UPDATE: I have written a detailed report here on how I use Roku as an Alternative to Cable. Click on the link and then right click on the pdf to save it. These detailed step by step instructions should help you save money on your monthly cable bill.
It was a little harder than I anticipated, but I finally got rid of my Dish Network subscription. And when I say harder, I don’t mean because I had a hard time cancelling. I had a hard time because it was hard for me to let go of paying that bill each month! I know it sounds crazy but I kept having these thoughts in my head that I would be lost with out having “regular” t.v. each month.
Boy was I wrong! I love my new set up! I originally had the idea from Peter at Bible Money Matters. His set up was a little bit more than I wanted since I don’t have a wii or other gaming console. So here’s how I did it.
Sidenote: I’m not all high tech with the t.v. These are just the steps I took and there may be better options for those a little more “technically” inclined.
Assuming you have an HDTV, and depending on whether your tv has a built in antenna (mine did but I couldn’t get it to work) purchase an indoor antenna for your tv. Depending on where you live, this should allow you to at least get local channels in your area for free. I’m able to get 16 channels with this antenna.Take a look at antenna web if you want to check out what channels you get using an indoor antenna. Immediately after installing this antenna (which is easy) you should at least now have access to local channels for free.
Total out of pocket – roughly $27 shipped (I had a $10 amazon gc)
If you want access to more channels than just your local channels, take a look at this option. I didn’t really care to have all the new shows but I wanted a few things to pick from if I was laying around on a Sunday afternoon.
After tons of reserach, I opted for the Roku Digital Video Player which is basically a little black box that allows you to stream netflix (with a $7.99 a month subscription). You can also add other paid channels like Hulu Plus and others. There are 3 options to pick from for your Roku Digital Video Player. I chose the Roku HD (middle of the road) player. At the time when I chose it, there was a $10 credit but I see that is no longer active.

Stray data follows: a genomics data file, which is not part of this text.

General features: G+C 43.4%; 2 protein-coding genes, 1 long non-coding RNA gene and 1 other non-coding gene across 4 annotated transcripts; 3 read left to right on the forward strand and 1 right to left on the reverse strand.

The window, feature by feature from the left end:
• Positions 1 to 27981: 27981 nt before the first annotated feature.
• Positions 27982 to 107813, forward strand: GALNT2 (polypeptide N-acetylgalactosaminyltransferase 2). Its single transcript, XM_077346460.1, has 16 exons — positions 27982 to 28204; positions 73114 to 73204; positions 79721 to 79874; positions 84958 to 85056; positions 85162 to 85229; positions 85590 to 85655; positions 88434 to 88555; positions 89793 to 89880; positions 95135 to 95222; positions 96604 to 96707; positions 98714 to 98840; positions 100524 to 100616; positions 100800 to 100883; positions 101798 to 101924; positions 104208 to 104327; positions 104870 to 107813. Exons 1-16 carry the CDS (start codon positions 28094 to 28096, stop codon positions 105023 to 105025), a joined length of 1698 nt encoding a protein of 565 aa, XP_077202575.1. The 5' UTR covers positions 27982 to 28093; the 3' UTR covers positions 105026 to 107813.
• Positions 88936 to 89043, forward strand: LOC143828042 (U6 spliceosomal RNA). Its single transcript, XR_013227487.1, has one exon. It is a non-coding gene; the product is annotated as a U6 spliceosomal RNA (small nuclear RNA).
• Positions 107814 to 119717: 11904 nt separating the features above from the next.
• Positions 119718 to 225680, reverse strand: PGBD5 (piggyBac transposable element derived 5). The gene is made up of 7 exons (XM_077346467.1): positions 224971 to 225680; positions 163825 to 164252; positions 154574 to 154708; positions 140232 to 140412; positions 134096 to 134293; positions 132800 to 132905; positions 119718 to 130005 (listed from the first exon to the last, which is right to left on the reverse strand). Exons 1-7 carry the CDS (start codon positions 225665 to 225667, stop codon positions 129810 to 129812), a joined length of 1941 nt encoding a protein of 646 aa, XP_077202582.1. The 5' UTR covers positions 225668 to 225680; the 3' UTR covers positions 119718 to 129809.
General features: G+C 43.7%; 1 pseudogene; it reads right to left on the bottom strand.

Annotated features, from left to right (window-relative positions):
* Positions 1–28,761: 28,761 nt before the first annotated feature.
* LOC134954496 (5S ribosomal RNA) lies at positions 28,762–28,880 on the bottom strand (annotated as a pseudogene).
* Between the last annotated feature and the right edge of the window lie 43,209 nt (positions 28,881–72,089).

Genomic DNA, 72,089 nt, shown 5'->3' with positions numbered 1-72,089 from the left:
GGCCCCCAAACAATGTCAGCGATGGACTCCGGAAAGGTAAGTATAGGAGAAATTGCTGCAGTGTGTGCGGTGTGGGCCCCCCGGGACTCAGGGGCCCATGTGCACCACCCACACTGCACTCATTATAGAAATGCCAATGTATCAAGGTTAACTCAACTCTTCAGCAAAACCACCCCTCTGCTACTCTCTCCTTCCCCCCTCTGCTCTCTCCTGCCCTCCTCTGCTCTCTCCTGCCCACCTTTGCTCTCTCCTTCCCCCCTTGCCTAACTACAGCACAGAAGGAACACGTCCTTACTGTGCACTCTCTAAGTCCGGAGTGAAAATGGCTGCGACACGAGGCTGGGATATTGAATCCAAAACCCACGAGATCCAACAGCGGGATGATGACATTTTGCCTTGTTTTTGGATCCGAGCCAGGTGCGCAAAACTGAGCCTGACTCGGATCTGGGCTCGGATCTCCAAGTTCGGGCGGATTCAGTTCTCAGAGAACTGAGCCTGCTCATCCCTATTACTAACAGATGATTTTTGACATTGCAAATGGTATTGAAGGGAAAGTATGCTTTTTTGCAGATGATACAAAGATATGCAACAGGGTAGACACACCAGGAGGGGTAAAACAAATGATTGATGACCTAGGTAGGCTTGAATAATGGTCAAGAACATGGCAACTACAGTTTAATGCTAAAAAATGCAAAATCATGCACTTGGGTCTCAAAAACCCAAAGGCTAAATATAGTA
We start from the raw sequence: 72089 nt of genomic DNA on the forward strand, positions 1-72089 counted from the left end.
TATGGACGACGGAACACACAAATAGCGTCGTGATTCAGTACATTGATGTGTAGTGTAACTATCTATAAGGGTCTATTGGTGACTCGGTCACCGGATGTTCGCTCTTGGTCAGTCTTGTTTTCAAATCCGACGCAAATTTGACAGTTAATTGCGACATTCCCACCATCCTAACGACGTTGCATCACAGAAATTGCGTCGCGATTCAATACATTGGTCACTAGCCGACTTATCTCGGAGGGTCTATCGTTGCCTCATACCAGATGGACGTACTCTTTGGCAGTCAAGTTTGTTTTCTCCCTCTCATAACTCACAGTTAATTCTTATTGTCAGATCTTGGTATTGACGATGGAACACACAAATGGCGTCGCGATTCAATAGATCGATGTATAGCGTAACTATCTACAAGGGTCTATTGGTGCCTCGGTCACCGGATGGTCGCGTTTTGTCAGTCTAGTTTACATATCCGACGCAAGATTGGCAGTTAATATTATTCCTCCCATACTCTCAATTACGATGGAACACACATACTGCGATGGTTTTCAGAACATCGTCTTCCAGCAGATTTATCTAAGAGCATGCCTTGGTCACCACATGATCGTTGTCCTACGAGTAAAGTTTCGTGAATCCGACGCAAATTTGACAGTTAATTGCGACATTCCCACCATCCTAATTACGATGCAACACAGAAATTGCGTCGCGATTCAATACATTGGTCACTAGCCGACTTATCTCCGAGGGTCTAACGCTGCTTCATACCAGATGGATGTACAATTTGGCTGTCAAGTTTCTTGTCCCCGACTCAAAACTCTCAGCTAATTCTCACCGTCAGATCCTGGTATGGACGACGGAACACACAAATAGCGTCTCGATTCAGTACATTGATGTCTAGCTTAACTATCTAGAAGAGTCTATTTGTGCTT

Total out of pocket – $79 shipped
Decide which subscription you want to use. I opted for Netflix because you can get TONS of shows and movies available instantly to watch through your Roku for $7.99 a month. You get the first 30 days free!
Total out of pocket $0.
What does that mean over a year?
My annual agreement with Dish Network was up this month and the only reason I was paying $35 a month was because they royally messed things up when I moved so they gave me tons of freebies and reduced my rate to keep me as a customer. The bill was going up to $47 a month for the rest of the year which I just could not stomach. So here is how the numbers look for the rest of the year:
Total up front costs:
$27 for Antenna
$79 for Roku player
Total annual costs:
$7.99/mo Netflix subscription (March-December 2011)
Total yearly cost:
If I would have stayed with Dish network at $47.12 a month, the total for the year would be $471.20.
Total first year savings: $285.30 or $28.53 a month.
Considering the first year, I had to buy the antenna and Roku box, after that, my annual bill for Netflix will be $95.88 compared to the $565.44 it would be with cable.
I’ve had this now for a few weeks and I really love my new set up. The problem I have now is deciding what to watch on Netflix. I have over 100 movies and t.v. shows in my Netflix queue and usually spend my time trying to decide what to watch!!!!
Have you gotten rid of your cable bill? If so, what do you use to still watch t.v.?
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